Saturday’s win now puts Gonzalez in prime position for a shot at the winner of the upcoming vacant title fight between former 122-pound titlist Emanuel Navarrete (32-1, 28 KOs) and unbeaten contender Ruben Villa (18-0, 5 KOs), which takes place October 9 at The Bubble.

Redemption in The Bubble was a sweet one for Aleem Jumakhonov.

Two months after an eight-round decision defeat to unbeaten Martino Jules, the featherweight came through with a third-round knockout of Jorge Ramos.

A clean left hook to the temple sent Ramos down for the 10 count at 2:08 of the frame.

Jumakhonov (9-3-2, 5 KOs) was in full control from the opening bell, though he was tested at times by Ramos.

Coming into the fight, Ramos had never been down in his pro career. But two minutes later, that statistic was nullified when Jumakhonov dropped him with a clean left hook that dropped him to his knees and ended the fight.

Ramos (7-3-1, 4 KOs) has dropped three of his last four contests.

Manuel Flores had never boxed past the fourth round of any fight.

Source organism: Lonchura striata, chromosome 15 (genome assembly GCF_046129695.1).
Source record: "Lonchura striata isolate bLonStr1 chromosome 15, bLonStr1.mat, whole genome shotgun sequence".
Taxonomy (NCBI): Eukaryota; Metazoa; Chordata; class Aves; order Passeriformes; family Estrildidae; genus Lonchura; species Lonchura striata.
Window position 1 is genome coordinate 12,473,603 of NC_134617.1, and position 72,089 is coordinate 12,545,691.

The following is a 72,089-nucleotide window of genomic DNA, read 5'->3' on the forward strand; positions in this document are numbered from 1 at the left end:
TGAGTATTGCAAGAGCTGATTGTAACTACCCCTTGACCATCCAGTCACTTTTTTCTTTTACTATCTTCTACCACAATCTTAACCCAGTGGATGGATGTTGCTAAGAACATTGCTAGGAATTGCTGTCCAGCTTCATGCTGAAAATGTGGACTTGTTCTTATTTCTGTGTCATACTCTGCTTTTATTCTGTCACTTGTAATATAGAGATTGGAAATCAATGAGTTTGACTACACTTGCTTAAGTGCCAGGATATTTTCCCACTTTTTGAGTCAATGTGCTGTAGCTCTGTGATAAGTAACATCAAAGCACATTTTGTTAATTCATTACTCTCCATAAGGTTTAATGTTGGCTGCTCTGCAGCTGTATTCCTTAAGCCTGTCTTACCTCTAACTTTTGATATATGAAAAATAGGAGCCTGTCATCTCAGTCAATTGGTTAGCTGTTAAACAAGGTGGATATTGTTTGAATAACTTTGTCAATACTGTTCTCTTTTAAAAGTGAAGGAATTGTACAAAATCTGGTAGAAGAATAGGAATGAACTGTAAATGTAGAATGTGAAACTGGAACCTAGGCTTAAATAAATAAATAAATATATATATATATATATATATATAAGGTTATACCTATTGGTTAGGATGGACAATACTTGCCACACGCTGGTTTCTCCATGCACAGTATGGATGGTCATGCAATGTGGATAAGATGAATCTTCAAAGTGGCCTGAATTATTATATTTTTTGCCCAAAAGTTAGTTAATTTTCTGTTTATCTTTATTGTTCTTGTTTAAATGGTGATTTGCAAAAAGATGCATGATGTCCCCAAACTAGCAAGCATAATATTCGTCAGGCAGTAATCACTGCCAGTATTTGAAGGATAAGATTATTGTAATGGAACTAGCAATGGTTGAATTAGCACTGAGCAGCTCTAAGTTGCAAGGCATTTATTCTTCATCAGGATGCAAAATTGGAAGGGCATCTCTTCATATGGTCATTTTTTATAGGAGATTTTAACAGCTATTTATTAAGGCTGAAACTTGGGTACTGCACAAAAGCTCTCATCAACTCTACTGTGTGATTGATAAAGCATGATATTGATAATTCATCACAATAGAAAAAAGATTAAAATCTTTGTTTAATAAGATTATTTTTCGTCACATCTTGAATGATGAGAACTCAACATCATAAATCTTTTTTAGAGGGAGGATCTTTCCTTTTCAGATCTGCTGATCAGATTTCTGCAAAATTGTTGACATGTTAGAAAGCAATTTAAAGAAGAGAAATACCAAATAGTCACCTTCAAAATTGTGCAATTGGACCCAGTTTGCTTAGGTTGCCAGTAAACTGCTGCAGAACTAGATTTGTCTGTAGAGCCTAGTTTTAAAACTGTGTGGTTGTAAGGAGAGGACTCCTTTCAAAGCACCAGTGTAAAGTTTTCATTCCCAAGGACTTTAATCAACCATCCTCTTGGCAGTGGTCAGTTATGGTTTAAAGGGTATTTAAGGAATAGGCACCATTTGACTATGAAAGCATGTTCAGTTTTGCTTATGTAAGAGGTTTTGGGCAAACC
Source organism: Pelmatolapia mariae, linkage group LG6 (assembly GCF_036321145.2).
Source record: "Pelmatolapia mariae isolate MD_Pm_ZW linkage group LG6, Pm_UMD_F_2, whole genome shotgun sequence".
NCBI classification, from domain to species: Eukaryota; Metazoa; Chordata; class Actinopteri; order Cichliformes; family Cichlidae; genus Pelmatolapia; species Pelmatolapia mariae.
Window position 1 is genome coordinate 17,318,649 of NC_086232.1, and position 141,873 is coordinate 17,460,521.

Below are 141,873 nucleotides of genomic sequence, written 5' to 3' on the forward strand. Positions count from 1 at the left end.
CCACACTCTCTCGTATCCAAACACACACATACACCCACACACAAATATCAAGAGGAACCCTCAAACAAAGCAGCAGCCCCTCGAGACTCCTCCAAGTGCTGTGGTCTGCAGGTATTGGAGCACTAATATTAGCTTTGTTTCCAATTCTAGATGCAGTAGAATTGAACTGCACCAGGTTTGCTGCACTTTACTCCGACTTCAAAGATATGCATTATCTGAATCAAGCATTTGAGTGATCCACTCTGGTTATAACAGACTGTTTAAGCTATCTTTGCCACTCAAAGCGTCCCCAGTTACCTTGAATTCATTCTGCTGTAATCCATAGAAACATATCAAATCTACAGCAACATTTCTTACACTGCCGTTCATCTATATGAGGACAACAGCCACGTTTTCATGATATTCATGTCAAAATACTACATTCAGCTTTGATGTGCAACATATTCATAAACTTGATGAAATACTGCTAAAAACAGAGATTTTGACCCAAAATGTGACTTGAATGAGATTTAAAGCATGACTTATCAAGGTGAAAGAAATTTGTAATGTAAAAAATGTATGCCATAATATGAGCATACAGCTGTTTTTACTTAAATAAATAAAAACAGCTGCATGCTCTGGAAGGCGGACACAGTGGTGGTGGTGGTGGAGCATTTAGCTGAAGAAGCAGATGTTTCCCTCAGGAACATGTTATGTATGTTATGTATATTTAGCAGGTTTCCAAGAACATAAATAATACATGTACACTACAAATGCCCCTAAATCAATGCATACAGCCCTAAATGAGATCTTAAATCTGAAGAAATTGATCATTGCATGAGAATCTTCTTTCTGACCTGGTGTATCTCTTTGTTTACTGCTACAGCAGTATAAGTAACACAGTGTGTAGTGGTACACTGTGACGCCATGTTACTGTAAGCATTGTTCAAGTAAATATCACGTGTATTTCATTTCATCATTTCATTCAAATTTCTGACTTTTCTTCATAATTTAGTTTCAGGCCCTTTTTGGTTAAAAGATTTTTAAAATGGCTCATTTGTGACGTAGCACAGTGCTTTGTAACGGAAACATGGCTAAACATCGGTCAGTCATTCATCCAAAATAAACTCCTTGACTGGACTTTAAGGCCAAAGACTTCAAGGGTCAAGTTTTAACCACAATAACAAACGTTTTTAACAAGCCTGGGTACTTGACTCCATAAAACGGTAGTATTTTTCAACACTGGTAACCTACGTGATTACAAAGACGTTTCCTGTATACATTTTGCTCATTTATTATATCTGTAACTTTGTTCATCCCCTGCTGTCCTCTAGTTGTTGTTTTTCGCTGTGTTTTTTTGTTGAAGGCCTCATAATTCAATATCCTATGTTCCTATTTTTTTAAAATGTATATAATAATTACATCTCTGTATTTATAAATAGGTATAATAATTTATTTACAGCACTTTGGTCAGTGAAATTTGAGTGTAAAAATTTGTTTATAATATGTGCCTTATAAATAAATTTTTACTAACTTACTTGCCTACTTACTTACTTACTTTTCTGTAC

But the extra round didn’t come into play as Flores scored a fifth-round stoppage of Jonathan Rodriguez in a battle between unbeaten 118-pounders.

Flores knocked down Gonzalez in round three before another relentless attack sealed the deal when referee Robert Hoyle stopped their affair at 1:11 of round five.

Both prospects engaged in a high-action, back-and-forth affair from the onset, but Rodriguez seemed puzzled by Flores’ awkward style.

In round four, Flores, who is trained by former lightweight titlist Antonio Diaz, wobbled Rodriguez with a quick flurry that caused both hands to touch the floor for the knockdown.

Rodriguez was warned by Hoyle to start answering back to Flores’ offensive onslaught, but the exact opposite took place. Flores stepped on the gas pedal and pounded Rodriguez, forcing the stoppage victory.

Flores improved to 9-0 (6 KOs) with the victory, while Rodriguez suffered the first loss of his pro career (8-1, 4 KOs).

Anthony Chavez recovered from a shaky first round to outpoint Adan Gonzales over six rounds.